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I am currently working on a machine learning with spectroscopy. I had learnt about the Franck-Condon principle and the vibronic coupling in photochemistry courses in my undergraduate lectures. However, in computational chemistry when electronic spectra (absorption) are calculated with TD-DFT for example, I find the usage of the terms "vertical excitation" and "0-0 transition".

I am struggling to understand what they mean and what their link with the peak in experimental absoroption spectrum is. For example, here is a UV-visible absorption spectrum of BODIPY dye:

BODIPY UV-visible absorption spectrum with peak at 498 nm

Now I used to think that the absorption peak here (498 nm) corresponds closest to results of the "vertical excitation", since the light absorption in experiment is faster than nuclear movement. But recently I saw a paper where they were using "0-0 transitions" to compare against experiment. I had the impression from the photochemistry lectures that the "0-0 transition" is usually not the peak in experimental spectrum due to Franck-Condon effects:

Frank-Condon excitation

Could someone please help me understand these terms and what their link to the experimental spectrum is?

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2 Answers 2

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Yes, the absorption maximum is usually close to (but not necessarily exactly equal to) the vertical excitation from the ground state, due to the Franck-Condon principle. However, this does not mean that the 0-0 excitation energy is not experimentally measurable. The point is that, when one approximates the ground and excited state potential energy surfaces as quadratic surfaces with the same quadrature, one can show that the 0-0 energy is exactly the average of the Franck-Condon absorption energy and the Franck-Condon fluorescence energy. Therefore, one can derive an experimental estimate of the 0-0 energy from an average of the experimental absorption and fluorescence energies. Some similar but slightly different alternatives are (1) averaging the absorption and fluorescence wavelengths instead (which is not equivalent to averaging the excitation energies due to the non-linear relationship between wavelengths and excitation energies), and (2) plotting both the absorption and fluorescence spectra, find the intersection point of the two spectra, and read off the corresponding excitation energy. I'm not sure which of the three strategies is the best, but mathematically they should give quite similar results for systems whose Stokes shift is not too large; when the Stokes shift is very large, all methods should become unreliable since the quadratic approximation of the PESs break down (EDIT: this holds for most, if not all, realistic molecular PESs, but does not necessarily hold for artificial PESs, such as those that are by construction globally quadratic. Thanks Hans Wurst for pointing this out).

Moreover, some experiments may probe the 0-0 energy directly. One obvious example is the high-precision experiments that exhaustively enumerate all low-lying vibronic levels, fit potential energy surfaces based on the data and read off the 0-0 energy from the PESs. Another example is to extract the 0-0 energy from ground state and excited state reactions. Say you have measured the equilibrium constants of the reactions $A + B \to A^+ + B^-$ and $A^* + C \to A^+ + C^-$, where $A^*$ is one of the excited states of $A$, and you know the redox potentials of the $B/B^-$ and $C/C^-$ couples. Then you can calculate the 0-0 Gibbs free energy of $A$; extrapolation to zero temperature yields the 0-0 energy of $A$.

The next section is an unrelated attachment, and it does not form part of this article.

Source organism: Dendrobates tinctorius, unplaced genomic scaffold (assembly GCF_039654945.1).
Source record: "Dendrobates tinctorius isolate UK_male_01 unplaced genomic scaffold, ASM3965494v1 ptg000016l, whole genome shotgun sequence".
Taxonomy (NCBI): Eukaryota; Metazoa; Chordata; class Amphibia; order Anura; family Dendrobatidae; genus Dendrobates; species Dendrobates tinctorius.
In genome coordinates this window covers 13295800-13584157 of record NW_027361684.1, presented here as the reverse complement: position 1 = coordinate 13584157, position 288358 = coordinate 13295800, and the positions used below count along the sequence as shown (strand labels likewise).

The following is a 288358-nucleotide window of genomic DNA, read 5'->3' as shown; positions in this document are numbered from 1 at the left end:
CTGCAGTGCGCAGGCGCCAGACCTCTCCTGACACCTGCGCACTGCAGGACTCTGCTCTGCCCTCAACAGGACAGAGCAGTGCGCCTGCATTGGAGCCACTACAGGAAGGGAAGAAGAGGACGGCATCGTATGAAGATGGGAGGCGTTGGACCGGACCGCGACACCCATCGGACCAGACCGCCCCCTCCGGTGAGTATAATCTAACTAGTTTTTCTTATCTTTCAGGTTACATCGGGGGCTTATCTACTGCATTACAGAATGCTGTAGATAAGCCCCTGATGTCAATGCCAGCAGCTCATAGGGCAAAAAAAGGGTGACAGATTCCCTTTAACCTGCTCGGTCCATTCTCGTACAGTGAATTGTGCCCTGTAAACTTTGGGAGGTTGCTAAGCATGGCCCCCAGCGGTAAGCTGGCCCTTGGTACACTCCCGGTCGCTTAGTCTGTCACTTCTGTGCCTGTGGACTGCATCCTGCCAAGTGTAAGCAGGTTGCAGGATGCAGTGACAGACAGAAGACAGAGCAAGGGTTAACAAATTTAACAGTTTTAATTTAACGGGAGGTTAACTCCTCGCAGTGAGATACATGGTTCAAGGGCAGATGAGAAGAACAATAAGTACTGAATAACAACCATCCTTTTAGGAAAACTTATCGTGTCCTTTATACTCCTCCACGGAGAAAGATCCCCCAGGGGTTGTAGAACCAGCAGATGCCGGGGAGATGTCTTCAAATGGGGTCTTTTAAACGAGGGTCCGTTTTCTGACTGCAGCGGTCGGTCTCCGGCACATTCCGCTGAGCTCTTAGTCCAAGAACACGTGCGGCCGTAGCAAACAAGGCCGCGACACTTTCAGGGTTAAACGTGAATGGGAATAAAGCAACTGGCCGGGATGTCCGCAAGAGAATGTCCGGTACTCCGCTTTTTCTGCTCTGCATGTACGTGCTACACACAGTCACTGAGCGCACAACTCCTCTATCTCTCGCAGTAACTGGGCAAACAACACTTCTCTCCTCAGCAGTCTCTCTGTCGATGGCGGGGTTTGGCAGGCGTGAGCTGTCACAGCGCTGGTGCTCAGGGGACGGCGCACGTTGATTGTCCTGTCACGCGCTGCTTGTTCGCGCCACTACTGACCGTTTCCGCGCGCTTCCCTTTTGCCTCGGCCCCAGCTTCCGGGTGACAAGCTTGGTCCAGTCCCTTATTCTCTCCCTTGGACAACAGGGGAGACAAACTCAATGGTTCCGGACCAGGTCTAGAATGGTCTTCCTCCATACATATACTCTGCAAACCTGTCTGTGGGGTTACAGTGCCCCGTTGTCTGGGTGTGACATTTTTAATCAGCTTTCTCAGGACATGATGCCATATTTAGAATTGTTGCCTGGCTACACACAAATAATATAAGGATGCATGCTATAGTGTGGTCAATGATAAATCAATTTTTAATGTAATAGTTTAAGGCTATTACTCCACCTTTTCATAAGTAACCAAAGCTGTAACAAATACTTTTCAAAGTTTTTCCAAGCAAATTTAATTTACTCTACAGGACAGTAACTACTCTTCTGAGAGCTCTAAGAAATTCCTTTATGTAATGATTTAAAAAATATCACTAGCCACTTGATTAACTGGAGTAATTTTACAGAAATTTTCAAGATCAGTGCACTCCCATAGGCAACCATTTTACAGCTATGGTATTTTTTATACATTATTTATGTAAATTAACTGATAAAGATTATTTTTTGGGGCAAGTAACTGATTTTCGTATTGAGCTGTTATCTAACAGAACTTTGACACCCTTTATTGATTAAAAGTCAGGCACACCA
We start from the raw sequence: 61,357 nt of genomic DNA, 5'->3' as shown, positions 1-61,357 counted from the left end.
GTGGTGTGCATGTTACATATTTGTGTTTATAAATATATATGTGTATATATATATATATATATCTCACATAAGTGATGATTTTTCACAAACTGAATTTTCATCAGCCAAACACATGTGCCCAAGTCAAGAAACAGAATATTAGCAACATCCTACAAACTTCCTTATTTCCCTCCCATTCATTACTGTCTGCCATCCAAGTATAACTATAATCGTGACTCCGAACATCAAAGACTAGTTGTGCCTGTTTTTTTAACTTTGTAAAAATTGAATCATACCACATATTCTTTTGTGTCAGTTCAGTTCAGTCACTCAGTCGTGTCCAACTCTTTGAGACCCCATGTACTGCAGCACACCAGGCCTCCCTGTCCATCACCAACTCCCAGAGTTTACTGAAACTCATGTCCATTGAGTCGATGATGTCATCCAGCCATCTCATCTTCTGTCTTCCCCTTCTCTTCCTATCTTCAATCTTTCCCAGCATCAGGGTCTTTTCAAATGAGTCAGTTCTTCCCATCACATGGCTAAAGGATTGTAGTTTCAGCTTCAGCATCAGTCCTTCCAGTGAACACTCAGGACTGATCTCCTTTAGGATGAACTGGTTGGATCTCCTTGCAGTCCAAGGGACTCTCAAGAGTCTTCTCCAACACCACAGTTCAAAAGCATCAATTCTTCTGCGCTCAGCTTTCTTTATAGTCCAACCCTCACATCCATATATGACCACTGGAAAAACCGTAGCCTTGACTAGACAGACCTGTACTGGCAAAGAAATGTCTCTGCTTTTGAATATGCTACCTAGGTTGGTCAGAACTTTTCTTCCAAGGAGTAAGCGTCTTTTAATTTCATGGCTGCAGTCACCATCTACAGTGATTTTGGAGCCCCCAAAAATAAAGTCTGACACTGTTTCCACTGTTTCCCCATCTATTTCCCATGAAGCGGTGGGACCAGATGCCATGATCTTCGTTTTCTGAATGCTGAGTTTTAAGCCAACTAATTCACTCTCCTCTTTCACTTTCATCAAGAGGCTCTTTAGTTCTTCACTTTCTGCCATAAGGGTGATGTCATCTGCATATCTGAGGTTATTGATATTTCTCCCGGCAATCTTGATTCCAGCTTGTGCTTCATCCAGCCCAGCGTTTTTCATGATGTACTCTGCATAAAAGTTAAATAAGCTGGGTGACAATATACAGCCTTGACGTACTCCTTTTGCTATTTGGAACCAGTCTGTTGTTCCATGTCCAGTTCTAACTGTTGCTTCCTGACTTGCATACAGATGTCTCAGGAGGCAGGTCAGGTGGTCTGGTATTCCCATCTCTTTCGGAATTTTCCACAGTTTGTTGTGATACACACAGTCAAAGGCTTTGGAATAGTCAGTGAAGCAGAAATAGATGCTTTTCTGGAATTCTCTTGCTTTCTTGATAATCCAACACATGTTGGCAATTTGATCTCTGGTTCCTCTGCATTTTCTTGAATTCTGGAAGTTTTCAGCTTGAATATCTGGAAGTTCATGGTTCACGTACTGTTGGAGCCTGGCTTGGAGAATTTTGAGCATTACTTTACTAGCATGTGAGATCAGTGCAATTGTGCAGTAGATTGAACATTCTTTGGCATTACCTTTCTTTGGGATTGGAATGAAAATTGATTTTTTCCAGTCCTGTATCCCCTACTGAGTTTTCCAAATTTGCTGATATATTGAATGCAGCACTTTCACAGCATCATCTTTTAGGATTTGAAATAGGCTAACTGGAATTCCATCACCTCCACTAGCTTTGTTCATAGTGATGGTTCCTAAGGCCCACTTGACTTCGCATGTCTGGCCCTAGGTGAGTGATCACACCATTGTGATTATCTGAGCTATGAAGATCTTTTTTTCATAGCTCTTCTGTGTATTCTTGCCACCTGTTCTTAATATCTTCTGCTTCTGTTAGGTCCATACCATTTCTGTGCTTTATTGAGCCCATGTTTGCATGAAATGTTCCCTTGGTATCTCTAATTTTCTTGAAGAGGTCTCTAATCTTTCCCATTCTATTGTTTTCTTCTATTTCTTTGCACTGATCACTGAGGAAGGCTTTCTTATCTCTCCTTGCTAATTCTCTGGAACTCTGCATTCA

Finally, there is a trivial case for gas phase measurements of very small molecules. In this case the vibronic levels are usually highly resolved, and chances are that the 0-0 excitation appears as an isolated peak that does not overlap excessively with other vibronic peaks. In this case you can directly obtain the 0-0 excitation energy from experiment, provided that you can correctly assign the 0-0 peak.

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  • $\begingroup$ +1 for a thorough, timely, and valuable answer! I added another answer which serves more to "add" to yours rather than to contradict it. $\endgroup$ Jul 7 at 18:30
  • $\begingroup$ +1 Thanks a lot! Could you please explain this part: absorption maximum is usually close to (but **not necessarily exactly equal to**) the vertical excitation, because that's the main point I am getting confused on! Why are they not necessarily equal? $\endgroup$
    – S R Maiti
    Jul 8 at 21:02
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    $\begingroup$ @SRMaiti Suppose the absorption spectrum is fully vibrationally resolved, and we gradually increase the difference of the equilibrium structures of the ground and excited states. The vertical excitation energy will increase continuously, but the absorption maximum will increase in a stepwise fashion, because it only changes when the strength of the $0\to\nu'+1$ excitation exceeds that of the $0\to\nu'$ excitation. When the spectrum is not vibrationally resolved, the latter change is also continuous, but small discrepancies between vertical and Franck-Condon energies still remain. $\endgroup$
    – wzkchem5
    Jul 9 at 7:41